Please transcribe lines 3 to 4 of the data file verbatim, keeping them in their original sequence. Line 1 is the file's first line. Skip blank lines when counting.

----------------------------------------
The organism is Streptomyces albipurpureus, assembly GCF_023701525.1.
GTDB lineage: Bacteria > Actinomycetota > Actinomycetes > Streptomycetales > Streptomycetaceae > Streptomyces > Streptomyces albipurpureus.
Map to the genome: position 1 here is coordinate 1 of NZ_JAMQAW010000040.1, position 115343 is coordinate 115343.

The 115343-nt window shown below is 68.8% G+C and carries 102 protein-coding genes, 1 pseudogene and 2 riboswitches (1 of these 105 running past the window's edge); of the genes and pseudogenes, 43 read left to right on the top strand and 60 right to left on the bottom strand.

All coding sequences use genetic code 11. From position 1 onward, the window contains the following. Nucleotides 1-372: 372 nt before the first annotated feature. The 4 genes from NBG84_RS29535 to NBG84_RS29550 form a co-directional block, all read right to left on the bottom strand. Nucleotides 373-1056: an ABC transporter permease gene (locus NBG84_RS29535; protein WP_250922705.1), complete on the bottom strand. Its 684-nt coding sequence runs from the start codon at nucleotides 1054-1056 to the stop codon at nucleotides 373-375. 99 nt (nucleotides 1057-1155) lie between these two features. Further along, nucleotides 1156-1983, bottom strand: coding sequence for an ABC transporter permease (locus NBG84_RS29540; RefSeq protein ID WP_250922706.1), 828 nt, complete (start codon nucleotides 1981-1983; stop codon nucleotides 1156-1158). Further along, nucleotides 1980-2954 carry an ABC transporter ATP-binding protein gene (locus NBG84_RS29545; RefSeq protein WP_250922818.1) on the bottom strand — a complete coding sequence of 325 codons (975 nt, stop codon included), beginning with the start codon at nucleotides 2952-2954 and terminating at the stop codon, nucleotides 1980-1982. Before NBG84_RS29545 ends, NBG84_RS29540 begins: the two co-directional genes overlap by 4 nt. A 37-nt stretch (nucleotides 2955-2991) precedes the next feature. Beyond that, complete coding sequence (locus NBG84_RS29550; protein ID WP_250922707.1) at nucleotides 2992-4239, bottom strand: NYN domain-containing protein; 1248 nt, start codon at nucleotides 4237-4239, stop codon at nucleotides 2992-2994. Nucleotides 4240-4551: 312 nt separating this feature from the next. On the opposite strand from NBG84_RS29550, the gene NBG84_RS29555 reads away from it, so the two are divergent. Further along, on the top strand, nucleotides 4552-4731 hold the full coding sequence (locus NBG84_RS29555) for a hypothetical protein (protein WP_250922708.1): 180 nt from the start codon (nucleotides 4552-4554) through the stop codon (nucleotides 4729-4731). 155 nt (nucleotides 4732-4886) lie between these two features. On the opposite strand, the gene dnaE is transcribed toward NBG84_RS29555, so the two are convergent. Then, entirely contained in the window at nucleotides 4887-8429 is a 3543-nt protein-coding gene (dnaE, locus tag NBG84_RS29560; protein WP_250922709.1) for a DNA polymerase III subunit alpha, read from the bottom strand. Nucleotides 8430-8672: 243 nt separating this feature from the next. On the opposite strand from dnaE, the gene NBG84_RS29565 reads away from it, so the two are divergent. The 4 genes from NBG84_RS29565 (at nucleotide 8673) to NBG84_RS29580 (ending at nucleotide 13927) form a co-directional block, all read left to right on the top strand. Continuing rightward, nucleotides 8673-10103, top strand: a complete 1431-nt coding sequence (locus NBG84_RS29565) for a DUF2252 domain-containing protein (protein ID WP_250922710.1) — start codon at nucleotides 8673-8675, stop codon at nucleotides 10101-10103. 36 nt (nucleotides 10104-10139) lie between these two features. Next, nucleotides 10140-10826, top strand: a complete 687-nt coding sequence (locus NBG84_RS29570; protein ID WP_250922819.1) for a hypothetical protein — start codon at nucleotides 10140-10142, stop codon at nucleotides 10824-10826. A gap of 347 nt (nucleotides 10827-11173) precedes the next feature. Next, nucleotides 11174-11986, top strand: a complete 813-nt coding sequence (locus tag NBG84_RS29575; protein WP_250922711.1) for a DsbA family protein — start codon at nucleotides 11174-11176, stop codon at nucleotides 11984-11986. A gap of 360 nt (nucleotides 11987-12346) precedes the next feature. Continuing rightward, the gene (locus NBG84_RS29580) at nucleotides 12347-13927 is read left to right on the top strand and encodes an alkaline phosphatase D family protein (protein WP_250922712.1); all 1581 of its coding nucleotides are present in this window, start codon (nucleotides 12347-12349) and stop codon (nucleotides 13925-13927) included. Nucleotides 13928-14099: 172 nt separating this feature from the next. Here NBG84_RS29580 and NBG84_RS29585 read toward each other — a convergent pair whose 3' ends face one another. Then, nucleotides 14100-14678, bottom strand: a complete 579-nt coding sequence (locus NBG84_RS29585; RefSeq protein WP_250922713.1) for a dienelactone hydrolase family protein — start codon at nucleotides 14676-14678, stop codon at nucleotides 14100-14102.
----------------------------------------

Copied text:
Map to the genome: position 1 here is coordinate 1 of NZ_JAMQAW010000040.1, position 115343 is coordinate 115343.

The 115343-nt window shown below is 68.8% G+C and carries 102 protein-coding genes, 1 pseudogene and 2 riboswitches (1 of these 105 running past the window's edge); of the genes and pseudogenes, 43 read left to right on the top strand and 60 right to left on the bottom strand.